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My first picture is bunker 59. These bunkers are part of the sigfried line or Westwall. You can find these bunkers throughout the entire western boundaries of Germany. This one is located only a few minutes away on foot from my hotel.

There were 5 bunkers around the little village of Simonskall.




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Another view of the bunker. The bunkers in the Kall valley were placed there to secure the rear of the siegfried line.



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U are able to go inside, but it is dangerous. But there was one Bunker in Simonskall converted back to its original condition. But since it is on private soil you had to talk to the owner to visit it. But these bunkers are not that big. These were made for a squad as a defense point.




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The History Club Huertgen Forest marked a military history hiking trail in the Huertgen forest where you can still find traces of the fierce fightings in this area in November 44. I've hiked on this trail with my wife last monday.

It starts in the small village of Vossenack that was the starting point of the Kalltrail and the advance of the 112th Inf Reg and 707th tank battalion to seize the villages of Kommerscheidt and Schmidt on the other side of the Kall valley. Vossenack itself was a place of grueling battles. It changed sides a few times and both , Americans and Germans had it HQ's in the village at the same time.


The first site to look at is the Huertgen Forest museum, where you can find original pieces ( uniforms, weapons, maps, and so on) of the fightings in the Forest and it's villages.


The first picture shows German soldiers with a mortar.





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An american engineer with a mine detector.

Mines were one of the greatest threats to the soldiers operating in the Huertgen area.




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The huertgen forest was one of the most heavily mined areas in Germany. In some areas it was impossible to step aside of the roads, still years after the war.

First the areas were cleared by german POW's and later by professional EOD teams. But there were mine incidents until today, although a large fire in the summer of 48, started by phosphor grenades, destroyed most of the ordenance.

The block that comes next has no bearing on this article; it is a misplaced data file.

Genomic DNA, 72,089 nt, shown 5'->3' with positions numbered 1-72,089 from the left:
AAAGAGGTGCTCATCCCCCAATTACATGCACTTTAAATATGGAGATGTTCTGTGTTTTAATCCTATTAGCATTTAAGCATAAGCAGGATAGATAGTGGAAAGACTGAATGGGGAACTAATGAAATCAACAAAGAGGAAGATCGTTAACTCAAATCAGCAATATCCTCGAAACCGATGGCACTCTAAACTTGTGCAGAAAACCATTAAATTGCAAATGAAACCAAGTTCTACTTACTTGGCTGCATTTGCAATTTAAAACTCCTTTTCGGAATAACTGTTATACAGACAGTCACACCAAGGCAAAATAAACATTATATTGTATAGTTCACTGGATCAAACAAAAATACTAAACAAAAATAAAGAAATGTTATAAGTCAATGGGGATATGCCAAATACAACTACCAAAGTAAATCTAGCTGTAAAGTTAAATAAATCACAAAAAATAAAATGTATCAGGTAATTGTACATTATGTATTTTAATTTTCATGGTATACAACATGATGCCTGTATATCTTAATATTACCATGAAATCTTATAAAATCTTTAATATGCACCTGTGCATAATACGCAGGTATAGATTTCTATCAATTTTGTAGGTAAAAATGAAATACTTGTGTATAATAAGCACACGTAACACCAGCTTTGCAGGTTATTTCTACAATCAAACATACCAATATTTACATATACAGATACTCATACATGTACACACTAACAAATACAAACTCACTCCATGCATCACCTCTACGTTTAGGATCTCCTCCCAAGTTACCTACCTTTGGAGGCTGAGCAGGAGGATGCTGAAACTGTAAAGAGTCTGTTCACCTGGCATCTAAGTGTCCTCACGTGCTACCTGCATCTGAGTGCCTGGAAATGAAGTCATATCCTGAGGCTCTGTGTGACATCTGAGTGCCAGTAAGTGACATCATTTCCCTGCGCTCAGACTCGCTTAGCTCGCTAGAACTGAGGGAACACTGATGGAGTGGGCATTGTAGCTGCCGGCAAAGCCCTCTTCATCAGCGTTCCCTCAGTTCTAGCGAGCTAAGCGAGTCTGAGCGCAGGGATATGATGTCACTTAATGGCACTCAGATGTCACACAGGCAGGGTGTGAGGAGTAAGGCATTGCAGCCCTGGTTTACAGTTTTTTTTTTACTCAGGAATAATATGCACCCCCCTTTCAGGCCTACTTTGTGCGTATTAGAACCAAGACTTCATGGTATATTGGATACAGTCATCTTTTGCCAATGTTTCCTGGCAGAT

This is what the forest looks today on a rainy misty day.




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This picture shows the point were the famous Kall trail starts.

The Kall Trail was a narrow, twisting, muddy path through the forest. Although designated by headquarters as the Main Supply Route for an entire division, it was a death trap for vehicles and proved to be virtually unusable for moving men, supplies and the wounded. The 112th Inf Reg was designated to seize the villages of Kommerscheidt and Schmidt on the other side of the Kall valley. They started their assault in Vossenack down left and right of the trail. They should be supported by tanks of the 707th tank battalion.Because of the trail's shortcomings, once GIs started down the precipitous slope of the Vossenack ridge, the battle for Schmidt would become primarily an infantry conflict. Riflemen could not count on tank support in their assault on Kommerscheidt and Schmidt.Cota's decision to use this trail as the main supply route would play a major role in the coming disaster for the men of the 28th Division.



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Here is a more detailed describtion of the fightings in November 44


The 28th ID & 707th TBn in the Hurtgen


(Excerpted from The Battle of the Hurtgen Forest, by Karel Margry – published in After the Battle #71, copyright 1991)


By October 26, the 28th Division, commanded by Major General Norman D. Cota had relieved the 9th Division in the Hurtgen Forest. It now was to accomplish what the 9th had failed to do: to capture Schmidt. In conjunction, Major General Lunsford E. Oliver's 5th Armored Division was to attack up the Monschau Corridor from Lammersdorf. The original target date for the VII Corps offensive was November 5. Therefore, V Corps was instructed to start its attack no later than November 2, regardless of the weather. However, much of the reason behind this order ceased to exist on November 1, when, because of the atrocious weather, the main drive was postponed five days, to the 10th. Yet, 28th Division's attack was not changed accordingly. As it happened, the division found itself to be the only allied attacking force along more than 170 miles of front, from Holland to Metz, and left to the wrath of German reserves.


For the attack on Schmidt, the 28th Division was strongly reinforced. Besides the usual battalion of tanks and tank destroyers, it was given a chemical (4.2 inch mortars) battalion, a battalion of towed anti-tank guns, the entire 1171st Engineer Combat Group; and, in view of the rough terrain, 47 M29 Weasel carriers. In support were some eight battalions of corps artillery. Available for air support were six fighter-bomber groups and one night bomber group.


On the German side, the 275 Infanterie-Division still held the forest. By now, General Schmidt had organized his rag-tag assortment of troops into three regiments: the 983, 984, and 985.


The 28th Division jumped off at 9:00 a.m. on November 2, after a strong artillery barrage. Bad weather precluded most of the tactical air support. Of necessity, the plan of attack called for all three regiments to move in a different direction. (This divergence of missions was later regarded as a main cause for the division's subsequent fate.)